World noises

Issue 3/1992 | Archives online, Fiction, Prose

Poems from Fahrenheit 121 (1968) and Jos suru savuaisi (‘If grief should smoulder’, 1968). Introduction by Tuula Hökkä

For truth to tell
I like horses most
creating Those
It came off best


Morning came to the meadow;
horses were born out of mist.
How quiet they were:
one leant a head on his master’s armour,
his breath rose warm,
his moist eye gleamed in the daybreak,
his coat a casbah carpet-weaver’s hand-woven pile,
his muzzle softer than a phallus.


The world noises are dwindling.
Evening is underneath the trees.
The cottonpickers’ harvest song is coming from far away
and from the river the swish of cattle wading.
So guileless: like listening to Bruckner.
First just shake off love of logic.

From Fahrenheit 121 (1968)


No longer can I turn back to the forest,
the meadow, the intense snow
of the horse

that let the breeze ruffle its hair
that came out from a cranny of the Taiga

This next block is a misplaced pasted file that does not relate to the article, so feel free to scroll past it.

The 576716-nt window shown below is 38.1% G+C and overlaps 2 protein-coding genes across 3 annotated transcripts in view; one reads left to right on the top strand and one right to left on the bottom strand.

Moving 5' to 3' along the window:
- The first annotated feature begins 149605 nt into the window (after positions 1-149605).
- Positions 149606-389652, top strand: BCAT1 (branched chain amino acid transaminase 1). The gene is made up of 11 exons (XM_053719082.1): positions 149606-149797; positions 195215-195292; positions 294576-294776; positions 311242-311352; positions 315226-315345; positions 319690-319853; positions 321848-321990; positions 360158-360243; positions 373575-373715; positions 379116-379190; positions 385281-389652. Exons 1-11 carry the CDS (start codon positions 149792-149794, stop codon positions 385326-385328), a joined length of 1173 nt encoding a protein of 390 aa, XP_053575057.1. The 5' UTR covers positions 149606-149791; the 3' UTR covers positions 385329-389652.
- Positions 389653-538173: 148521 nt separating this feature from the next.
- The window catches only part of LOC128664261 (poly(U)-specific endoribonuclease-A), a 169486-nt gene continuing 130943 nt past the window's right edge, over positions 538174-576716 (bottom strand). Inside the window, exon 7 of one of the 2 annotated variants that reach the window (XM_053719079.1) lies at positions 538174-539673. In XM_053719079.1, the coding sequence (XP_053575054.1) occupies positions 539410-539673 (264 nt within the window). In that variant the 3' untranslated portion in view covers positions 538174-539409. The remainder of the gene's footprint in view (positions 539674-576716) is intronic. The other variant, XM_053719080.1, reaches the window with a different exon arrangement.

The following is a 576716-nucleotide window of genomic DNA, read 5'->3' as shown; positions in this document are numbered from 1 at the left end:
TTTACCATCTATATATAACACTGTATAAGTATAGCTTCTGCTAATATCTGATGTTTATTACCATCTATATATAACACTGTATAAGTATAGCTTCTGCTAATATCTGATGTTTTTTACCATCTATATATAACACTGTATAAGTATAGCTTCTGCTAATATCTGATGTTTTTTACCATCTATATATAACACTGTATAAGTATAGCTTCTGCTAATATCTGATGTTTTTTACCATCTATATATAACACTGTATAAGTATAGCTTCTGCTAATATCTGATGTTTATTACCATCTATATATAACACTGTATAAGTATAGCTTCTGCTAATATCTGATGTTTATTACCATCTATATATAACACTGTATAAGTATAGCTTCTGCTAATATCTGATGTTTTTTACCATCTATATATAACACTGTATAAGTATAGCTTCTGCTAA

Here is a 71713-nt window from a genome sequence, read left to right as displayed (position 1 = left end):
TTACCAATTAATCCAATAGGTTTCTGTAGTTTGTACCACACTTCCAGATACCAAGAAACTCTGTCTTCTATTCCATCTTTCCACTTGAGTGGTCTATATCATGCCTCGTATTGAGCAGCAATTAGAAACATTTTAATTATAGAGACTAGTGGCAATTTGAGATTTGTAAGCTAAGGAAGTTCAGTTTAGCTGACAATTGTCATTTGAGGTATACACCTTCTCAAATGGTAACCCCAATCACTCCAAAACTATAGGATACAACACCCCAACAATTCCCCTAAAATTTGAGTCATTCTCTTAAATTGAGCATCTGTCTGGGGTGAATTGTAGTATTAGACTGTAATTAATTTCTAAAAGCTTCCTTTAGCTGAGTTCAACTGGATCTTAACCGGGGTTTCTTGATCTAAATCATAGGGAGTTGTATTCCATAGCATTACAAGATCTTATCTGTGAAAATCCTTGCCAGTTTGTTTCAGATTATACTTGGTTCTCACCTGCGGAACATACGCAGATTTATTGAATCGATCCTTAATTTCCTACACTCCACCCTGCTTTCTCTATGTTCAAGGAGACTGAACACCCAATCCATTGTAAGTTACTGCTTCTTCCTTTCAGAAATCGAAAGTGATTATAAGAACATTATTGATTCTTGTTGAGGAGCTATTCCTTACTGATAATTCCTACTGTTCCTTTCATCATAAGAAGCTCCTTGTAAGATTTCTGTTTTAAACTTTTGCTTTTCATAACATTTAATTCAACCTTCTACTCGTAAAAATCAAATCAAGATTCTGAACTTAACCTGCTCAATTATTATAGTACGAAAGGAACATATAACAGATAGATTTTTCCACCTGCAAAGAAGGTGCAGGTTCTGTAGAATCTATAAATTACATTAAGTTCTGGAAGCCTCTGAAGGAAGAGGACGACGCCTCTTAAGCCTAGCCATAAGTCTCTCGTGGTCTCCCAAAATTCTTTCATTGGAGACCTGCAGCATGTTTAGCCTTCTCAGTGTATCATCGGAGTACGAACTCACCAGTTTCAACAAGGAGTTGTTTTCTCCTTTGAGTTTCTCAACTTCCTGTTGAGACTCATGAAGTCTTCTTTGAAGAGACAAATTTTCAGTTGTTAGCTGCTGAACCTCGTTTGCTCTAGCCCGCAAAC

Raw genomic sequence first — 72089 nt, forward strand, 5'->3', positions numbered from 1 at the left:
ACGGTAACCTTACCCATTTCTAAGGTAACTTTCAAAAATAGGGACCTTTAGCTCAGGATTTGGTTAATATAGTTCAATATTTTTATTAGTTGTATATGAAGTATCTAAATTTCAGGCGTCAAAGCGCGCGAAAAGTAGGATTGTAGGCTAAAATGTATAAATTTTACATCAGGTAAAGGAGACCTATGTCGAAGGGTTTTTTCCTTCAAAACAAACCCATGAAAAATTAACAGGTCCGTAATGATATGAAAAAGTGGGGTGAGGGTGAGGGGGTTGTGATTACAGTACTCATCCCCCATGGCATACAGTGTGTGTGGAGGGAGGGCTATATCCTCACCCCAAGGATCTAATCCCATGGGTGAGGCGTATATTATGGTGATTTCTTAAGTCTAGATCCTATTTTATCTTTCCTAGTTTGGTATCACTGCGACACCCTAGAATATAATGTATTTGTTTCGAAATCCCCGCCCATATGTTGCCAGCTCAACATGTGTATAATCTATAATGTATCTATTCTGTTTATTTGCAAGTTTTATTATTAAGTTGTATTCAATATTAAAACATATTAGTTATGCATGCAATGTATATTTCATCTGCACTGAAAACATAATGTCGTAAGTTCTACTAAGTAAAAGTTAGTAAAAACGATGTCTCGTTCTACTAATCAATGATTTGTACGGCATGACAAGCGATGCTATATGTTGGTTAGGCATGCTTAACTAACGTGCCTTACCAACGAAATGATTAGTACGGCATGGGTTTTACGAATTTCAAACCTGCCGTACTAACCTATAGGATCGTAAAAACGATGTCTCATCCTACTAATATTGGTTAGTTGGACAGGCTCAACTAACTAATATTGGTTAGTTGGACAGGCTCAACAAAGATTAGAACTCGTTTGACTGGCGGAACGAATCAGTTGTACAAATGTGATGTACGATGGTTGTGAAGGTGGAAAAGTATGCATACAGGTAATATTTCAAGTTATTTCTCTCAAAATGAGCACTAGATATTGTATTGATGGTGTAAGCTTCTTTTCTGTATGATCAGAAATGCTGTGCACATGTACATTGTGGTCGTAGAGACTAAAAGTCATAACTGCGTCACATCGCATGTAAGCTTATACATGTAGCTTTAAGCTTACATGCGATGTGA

(into the enlightened forest of my darkened soul)
a gallop of copper, the carving of an infatuated sun,
done with flesh, straw and incorporeal gold,
Parsifal’s horse, so a Platonic Percival
(my obsession)

that has never eaten from my hand
sought only wind and grass, a grass chevalier,
saint of the wind (a flirt or ally)
a mythical being maybe, hardly a horse, or then a hero,
a monk that cast off his Scottish armour

and returned to the sea
as if he’d come from there in fact.


And then again in that filthy village,
in the filthy tavern.
I bring along a street and a commotion,
hill-silence and the cries of greengrocers,
a creak of waggons.

The anise is in flower. And the nut tree –
or what was it? – they call it the maidenhair.
Gingo? Ginkgo? I don’t know,
I know interior peace,
it’s somewhere, in wrapped-up alleys:

a shadow on my wall, blue eidetic voices.
Adios, the children say, passing by,
a Dios, the old people, who have already passed by.
Schluss! Polizeistunde! The greenjacket man
from the cement forest.

A dios. Where do the days go?
The dark winters, the bright summers sleep in the trees,
into the trees they go, the leaves go back to the earth,
and when shall I go back, tired of change, I?

The trees are bare.
is leading its mistponies down to the stream.

Dogs are barking far far away.
A tiny cart comes through a narrow gate,
alone, driverless, and disappears.

It’s the way a ghost drives, they say,
if your heart’s asleep beneath a holly.
But ghosts are mere memories.

The days are drawing in.
Soon it’ll be winter
like a well, deep and cold.

From Jos suru savuaisi (‘If grief should smoulder’, 1968; dedicated to Vaclav Havel)

Translated by Herbert Lomas

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